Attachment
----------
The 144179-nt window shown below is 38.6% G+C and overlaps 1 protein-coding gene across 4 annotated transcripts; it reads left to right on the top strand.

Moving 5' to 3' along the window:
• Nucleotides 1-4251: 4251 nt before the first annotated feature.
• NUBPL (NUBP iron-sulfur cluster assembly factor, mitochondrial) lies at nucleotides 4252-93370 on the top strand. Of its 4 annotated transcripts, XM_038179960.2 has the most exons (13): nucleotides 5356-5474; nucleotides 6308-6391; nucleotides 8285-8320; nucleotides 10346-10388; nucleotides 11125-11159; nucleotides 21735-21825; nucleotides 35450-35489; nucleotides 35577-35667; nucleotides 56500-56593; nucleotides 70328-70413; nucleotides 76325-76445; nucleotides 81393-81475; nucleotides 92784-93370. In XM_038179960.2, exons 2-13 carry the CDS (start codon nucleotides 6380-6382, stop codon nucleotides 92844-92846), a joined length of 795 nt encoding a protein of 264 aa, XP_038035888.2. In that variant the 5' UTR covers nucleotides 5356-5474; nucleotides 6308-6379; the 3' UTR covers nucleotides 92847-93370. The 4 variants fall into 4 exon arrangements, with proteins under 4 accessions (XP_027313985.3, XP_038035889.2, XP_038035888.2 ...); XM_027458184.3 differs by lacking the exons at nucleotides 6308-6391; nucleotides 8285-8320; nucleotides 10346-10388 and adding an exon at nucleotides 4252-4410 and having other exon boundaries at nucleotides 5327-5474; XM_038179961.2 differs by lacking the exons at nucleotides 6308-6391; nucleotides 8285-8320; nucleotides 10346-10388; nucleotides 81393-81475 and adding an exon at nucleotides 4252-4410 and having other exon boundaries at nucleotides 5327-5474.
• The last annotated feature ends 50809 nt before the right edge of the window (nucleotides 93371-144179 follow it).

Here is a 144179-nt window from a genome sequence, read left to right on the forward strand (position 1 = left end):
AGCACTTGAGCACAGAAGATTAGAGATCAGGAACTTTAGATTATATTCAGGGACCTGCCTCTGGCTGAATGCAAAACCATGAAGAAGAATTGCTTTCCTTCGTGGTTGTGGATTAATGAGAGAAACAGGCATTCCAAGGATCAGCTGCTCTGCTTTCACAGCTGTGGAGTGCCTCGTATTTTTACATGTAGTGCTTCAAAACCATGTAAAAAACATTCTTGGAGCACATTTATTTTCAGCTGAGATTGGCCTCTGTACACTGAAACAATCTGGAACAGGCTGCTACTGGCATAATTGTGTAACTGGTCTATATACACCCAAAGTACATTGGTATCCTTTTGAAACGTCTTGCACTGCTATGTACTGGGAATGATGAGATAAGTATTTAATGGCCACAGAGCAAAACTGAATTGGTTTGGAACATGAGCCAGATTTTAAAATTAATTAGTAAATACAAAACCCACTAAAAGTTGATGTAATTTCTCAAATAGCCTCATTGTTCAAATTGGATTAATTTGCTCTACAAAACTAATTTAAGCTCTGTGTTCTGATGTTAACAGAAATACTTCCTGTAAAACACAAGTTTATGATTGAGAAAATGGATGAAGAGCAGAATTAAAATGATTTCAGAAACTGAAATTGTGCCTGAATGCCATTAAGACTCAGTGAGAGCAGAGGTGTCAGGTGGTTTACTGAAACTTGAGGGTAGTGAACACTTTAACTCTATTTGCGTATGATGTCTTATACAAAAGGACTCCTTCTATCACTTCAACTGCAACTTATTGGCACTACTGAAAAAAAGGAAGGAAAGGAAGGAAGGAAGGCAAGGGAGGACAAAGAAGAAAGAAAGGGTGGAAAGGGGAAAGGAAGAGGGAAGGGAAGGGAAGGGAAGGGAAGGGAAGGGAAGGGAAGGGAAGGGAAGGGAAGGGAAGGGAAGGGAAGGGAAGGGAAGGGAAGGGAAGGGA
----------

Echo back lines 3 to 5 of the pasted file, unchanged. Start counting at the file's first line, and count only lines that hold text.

• Nucleotides 1-4251: 4251 nt before the first annotated feature.
• NUBPL (NUBP iron-sulfur cluster assembly factor, mitochondrial) lies at nucleotides 4252-93370 on the top strand. Of its 4 annotated transcripts, XM_038179960.2 has the most exons (13): nucleotides 5356-5474; nucleotides 6308-6391; nucleotides 8285-8320; nucleotides 10346-10388; nucleotides 11125-11159; nucleotides 21735-21825; nucleotides 35450-35489; nucleotides 35577-35667; nucleotides 56500-56593; nucleotides 70328-70413; nucleotides 76325-76445; nucleotides 81393-81475; nucleotides 92784-93370. In XM_038179960.2, exons 2-13 carry the CDS (start codon nucleotides 6380-6382, stop codon nucleotides 92844-92846), a joined length of 795 nt encoding a protein of 264 aa, XP_038035888.2. In that variant the 5' UTR covers nucleotides 5356-5474; nucleotides 6308-6379; the 3' UTR covers nucleotides 92847-93370. The 4 variants fall into 4 exon arrangements, with proteins under 4 accessions (XP_027313985.3, XP_038035889.2, XP_038035888.2 ...); XM_027458184.3 differs by lacking the exons at nucleotides 6308-6391; nucleotides 8285-8320; nucleotides 10346-10388 and adding an exon at nucleotides 4252-4410 and having other exon boundaries at nucleotides 5327-5474; XM_038179961.2 differs by lacking the exons at nucleotides 6308-6391; nucleotides 8285-8320; nucleotides 10346-10388; nucleotides 81393-81475 and adding an exon at nucleotides 4252-4410 and having other exon boundaries at nucleotides 5327-5474.
• The last annotated feature ends 50809 nt before the right edge of the window (nucleotides 93371-144179 follow it).